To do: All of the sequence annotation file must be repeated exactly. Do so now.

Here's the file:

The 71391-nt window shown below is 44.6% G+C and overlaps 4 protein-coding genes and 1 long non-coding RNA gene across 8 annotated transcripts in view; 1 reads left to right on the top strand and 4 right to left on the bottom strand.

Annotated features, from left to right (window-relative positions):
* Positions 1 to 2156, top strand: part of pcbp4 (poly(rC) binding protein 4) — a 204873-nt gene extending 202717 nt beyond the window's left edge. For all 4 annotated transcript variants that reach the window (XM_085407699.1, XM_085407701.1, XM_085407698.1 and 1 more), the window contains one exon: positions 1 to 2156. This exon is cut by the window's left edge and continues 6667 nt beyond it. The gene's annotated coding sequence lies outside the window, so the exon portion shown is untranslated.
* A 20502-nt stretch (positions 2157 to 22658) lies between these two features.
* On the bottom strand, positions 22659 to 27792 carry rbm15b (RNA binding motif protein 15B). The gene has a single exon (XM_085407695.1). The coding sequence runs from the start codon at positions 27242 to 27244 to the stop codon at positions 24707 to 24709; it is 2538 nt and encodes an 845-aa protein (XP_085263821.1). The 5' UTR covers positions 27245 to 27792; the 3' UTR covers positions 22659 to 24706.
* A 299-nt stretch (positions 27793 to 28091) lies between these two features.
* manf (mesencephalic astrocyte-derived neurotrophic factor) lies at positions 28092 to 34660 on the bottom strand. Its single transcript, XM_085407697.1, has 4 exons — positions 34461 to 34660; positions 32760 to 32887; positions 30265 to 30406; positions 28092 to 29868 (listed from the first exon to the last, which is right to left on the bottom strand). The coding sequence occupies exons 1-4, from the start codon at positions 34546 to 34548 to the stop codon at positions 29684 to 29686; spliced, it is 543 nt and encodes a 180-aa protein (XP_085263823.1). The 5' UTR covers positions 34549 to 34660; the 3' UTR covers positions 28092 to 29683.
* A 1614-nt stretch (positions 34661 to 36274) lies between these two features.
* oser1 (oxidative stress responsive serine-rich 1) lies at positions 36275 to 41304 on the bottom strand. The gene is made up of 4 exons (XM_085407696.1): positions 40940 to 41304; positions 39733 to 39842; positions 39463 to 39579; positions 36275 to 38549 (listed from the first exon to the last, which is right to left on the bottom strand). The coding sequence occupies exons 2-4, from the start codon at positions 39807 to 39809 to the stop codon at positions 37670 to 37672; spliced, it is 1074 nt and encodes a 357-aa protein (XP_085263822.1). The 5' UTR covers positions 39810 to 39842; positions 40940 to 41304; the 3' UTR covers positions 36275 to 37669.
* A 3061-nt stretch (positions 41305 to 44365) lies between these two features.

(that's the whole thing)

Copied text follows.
The 71391-nt window shown below is 44.6% G+C and overlaps 4 protein-coding genes and 1 long non-coding RNA gene across 8 annotated transcripts in view; 1 reads left to right on the top strand and 4 right to left on the bottom strand.

Annotated features, from left to right (window-relative positions):
* Positions 1 to 2156, top strand: part of pcbp4 (poly(rC) binding protein 4) — a 204873-nt gene extending 202717 nt beyond the window's left edge. For all 4 annotated transcript variants that reach the window (XM_085407699.1, XM_085407701.1, XM_085407698.1 and 1 more), the window contains one exon: positions 1 to 2156. This exon is cut by the window's left edge and continues 6667 nt beyond it. The gene's annotated coding sequence lies outside the window, so the exon portion shown is untranslated.
* A 20502-nt stretch (positions 2157 to 22658) lies between these two features.
* On the bottom strand, positions 22659 to 27792 carry rbm15b (RNA binding motif protein 15B). The gene has a single exon (XM_085407695.1). The coding sequence runs from the start codon at positions 27242 to 27244 to the stop codon at positions 24707 to 24709; it is 2538 nt and encodes an 845-aa protein (XP_085263821.1). The 5' UTR covers positions 27245 to 27792; the 3' UTR covers positions 22659 to 24706.
* A 299-nt stretch (positions 27793 to 28091) lies between these two features.
* manf (mesencephalic astrocyte-derived neurotrophic factor) lies at positions 28092 to 34660 on the bottom strand. Its single transcript, XM_085407697.1, has 4 exons — positions 34461 to 34660; positions 32760 to 32887; positions 30265 to 30406; positions 28092 to 29868 (listed from the first exon to the last, which is right to left on the bottom strand). The coding sequence occupies exons 1-4, from the start codon at positions 34546 to 34548 to the stop codon at positions 29684 to 29686; spliced, it is 543 nt and encodes a 180-aa protein (XP_085263823.1). The 5' UTR covers positions 34549 to 34660; the 3' UTR covers positions 28092 to 29683.
* A 1614-nt stretch (positions 34661 to 36274) lies between these two features.
* oser1 (oxidative stress responsive serine-rich 1) lies at positions 36275 to 41304 on the bottom strand. The gene is made up of 4 exons (XM_085407696.1): positions 40940 to 41304; positions 39733 to 39842; positions 39463 to 39579; positions 36275 to 38549 (listed from the first exon to the last, which is right to left on the bottom strand). The coding sequence occupies exons 2-4, from the start codon at positions 39807 to 39809 to the stop codon at positions 37670 to 37672; spliced, it is 1074 nt and encodes a 357-aa protein (XP_085263822.1). The 5' UTR covers positions 39810 to 39842; positions 40940 to 41304; the 3' UTR covers positions 36275 to 37669.
* A 3061-nt stretch (positions 41305 to 44365) lies between these two features.